Nutrition - Low birth-weight
Nutrition - Low birth-weight
Author/s:  Lizette Berry (CI) & Michael Hendricks (Child Health Unit, UCT)
Date: Updated October 2009
Definition
The low birth-weight rate refers to the proportion of babies born alive who weigh less than 2,500g at birth.
What do the numbers tell us?
The health and nutritional status of the mother greatly influences the growth and development of the baby during pregnancy and infancy. Birth weight is an indicator of both fetal growth and maternal well-being.1 If the mother is under-nourished, of poor health, or too young, there is a greater chance of pregnancy or labour-related complications, including the baby being born with a low birth weight.2 Mothers may also be unaware of the effects of substance abuse on their unborn child. Infants born with low birth weight are at risk of a number of health conditions. These infants may not be able to gain sufficient weight, and may suffer long-term health problems such as developmental delay and other disabilities.3 With an estimated perinatal mortality rate4 of 38 per 1,000 births in South Africa5, neonatal deaths and illness are critical public health concerns. The prevention of low birth weight has been identified as one of the main gaps that should be addressed to reduce deaths and illness in infants.6  
 
In 2006, South Africa had a low birth-weight rate based on the District Health Information System (DHIS) and the Perinatal Problem Identification Programme (PPIP) of 9%7 and 15.5%8, respectively. This means that about one out of every ten babies born alive weighed less than 2,500g. However, as a large proportion of births – and therefore birth weights – are not documented, the exact figures are likely to be underestimated. Sometimes mothers are not told the weight of their babies at birth, or babies are not weighed at birth.

The Northern Cape province had the highest rate of low birth-weight babies (24%) followed by the Western Cape (17%), and Free State (14%). These rates are higher than the national average. Six of South Africa’s nine provinces have low birth-weight rates equal to or higher than the national average. However, data from the District Health Information System should be interpreted with caution as data collection, and therefore data quality problems, exist.9 For this indicator, some data for the North West province are implausible10, and the very small proportion of low birth weight infants reported for the Gauteng province is questionable.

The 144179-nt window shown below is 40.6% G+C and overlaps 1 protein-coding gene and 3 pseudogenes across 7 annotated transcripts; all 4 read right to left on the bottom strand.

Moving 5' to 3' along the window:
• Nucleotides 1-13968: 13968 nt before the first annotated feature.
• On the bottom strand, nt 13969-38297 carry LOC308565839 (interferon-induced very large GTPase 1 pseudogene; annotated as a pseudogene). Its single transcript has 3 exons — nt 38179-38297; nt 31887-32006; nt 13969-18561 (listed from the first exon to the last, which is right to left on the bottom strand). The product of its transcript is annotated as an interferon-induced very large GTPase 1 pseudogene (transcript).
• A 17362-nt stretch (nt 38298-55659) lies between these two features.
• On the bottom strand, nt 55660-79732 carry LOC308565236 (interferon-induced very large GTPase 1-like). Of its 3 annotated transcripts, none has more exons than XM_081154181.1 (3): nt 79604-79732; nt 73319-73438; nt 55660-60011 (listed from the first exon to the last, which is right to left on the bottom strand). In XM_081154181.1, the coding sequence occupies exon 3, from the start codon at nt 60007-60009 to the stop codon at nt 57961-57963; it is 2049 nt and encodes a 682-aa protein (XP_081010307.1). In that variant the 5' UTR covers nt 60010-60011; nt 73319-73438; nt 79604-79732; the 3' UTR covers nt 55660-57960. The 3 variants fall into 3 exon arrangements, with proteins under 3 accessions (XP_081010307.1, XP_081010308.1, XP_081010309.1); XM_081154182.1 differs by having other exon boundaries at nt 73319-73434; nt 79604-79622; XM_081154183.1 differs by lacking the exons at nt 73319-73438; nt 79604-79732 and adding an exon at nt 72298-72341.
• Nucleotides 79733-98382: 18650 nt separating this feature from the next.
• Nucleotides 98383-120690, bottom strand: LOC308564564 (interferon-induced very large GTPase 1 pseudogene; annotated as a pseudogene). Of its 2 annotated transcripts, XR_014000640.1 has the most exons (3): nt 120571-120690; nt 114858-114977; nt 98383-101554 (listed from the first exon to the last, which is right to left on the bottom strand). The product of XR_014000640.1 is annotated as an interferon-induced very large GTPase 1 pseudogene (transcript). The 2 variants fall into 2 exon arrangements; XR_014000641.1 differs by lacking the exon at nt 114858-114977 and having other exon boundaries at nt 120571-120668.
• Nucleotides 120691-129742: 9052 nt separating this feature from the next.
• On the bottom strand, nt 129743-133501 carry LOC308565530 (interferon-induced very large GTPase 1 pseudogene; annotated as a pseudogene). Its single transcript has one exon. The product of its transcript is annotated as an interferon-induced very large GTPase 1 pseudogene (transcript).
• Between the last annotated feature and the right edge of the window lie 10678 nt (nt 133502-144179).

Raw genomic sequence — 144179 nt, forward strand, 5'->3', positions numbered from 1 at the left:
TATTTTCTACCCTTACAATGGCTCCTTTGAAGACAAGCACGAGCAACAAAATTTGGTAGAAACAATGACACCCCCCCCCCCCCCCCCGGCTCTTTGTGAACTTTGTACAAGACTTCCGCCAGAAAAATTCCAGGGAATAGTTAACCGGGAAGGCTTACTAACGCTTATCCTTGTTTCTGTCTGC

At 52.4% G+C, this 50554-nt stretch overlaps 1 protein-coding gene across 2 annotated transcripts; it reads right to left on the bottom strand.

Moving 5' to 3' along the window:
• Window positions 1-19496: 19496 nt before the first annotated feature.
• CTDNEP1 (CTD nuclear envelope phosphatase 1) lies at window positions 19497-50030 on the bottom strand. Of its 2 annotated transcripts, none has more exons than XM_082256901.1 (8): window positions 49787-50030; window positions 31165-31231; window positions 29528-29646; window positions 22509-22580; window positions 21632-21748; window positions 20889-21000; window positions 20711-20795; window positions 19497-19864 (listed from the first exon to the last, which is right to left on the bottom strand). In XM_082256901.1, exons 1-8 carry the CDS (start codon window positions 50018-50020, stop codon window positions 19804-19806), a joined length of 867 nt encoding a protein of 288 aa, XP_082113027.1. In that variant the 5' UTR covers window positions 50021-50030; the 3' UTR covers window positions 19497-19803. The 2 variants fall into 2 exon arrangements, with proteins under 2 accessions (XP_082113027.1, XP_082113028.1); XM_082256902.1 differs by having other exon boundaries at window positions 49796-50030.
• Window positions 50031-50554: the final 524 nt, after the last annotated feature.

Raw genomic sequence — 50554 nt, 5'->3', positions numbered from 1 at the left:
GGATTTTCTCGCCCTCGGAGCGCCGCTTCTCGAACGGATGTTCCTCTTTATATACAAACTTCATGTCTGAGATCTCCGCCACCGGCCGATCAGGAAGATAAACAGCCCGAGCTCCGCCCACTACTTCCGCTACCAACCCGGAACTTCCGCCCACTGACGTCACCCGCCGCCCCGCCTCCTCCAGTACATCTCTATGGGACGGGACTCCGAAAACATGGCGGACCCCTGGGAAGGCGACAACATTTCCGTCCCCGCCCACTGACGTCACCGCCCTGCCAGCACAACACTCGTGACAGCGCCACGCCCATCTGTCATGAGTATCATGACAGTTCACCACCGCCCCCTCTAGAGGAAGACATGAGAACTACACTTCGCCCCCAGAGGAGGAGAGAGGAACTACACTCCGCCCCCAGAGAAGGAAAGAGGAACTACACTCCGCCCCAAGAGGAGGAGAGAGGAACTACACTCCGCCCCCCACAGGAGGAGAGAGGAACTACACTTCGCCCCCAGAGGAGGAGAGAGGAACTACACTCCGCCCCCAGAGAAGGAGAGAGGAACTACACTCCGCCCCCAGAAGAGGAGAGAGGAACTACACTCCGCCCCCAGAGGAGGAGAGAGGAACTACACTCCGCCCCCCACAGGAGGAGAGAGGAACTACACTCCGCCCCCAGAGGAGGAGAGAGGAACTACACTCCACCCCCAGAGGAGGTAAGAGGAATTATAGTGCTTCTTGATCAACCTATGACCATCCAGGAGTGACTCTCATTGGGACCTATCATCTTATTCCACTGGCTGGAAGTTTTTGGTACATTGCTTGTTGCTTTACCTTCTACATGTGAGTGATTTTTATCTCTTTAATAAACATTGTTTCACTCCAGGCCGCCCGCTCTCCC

These figures raise serious concerns about the health status of infants, their chances of survival and their quality of life, particularly in provinces with a high incidence of low birth weight. They also indicate that many pregnant women may be undernourished or of poor health, which may result from high levels of poverty among women of child-bearing age. Efforts to reduce the proportion of babies born with low birth weight should focus on improved access to antenatal care, health promotion in pregnant women, adequate nutrition during the antenatal period, and improvements in perinatal care.11
Technical notes
The low birth weight rate is calculated as follows: total number of births <2 500g x 100 / total number of births.12
Strengths and limitations of the data
The District Health and Information System (DHIS) collects the data manually (i.e. a paper-based system) at facility level using forms and registers, also known as routine monthly reports (RMR). Electronic formats are available at some of the clinics within the districts.

The DHIS relies heavily on the accuracy of data collection at facility level. Data quality issues at clinic level have been noted in other child health programmes, in particular the prevention-of–mother to child transmission of HIV programme. A study of data collected for this programme showed that data were not reported consistently, and reported data were not always accurate.13 The quality of DHIS data is questionable14, which raises concerns about the accuracy of the data presented here.
References and Related Links
1 Swart R, Sanders D & McLachlan M (2008) Nutrition: A primary health care perspective. In: Barron P & Roma-Reardon J (eds) South African Health Review 2008. Durban: Health Systems Trust.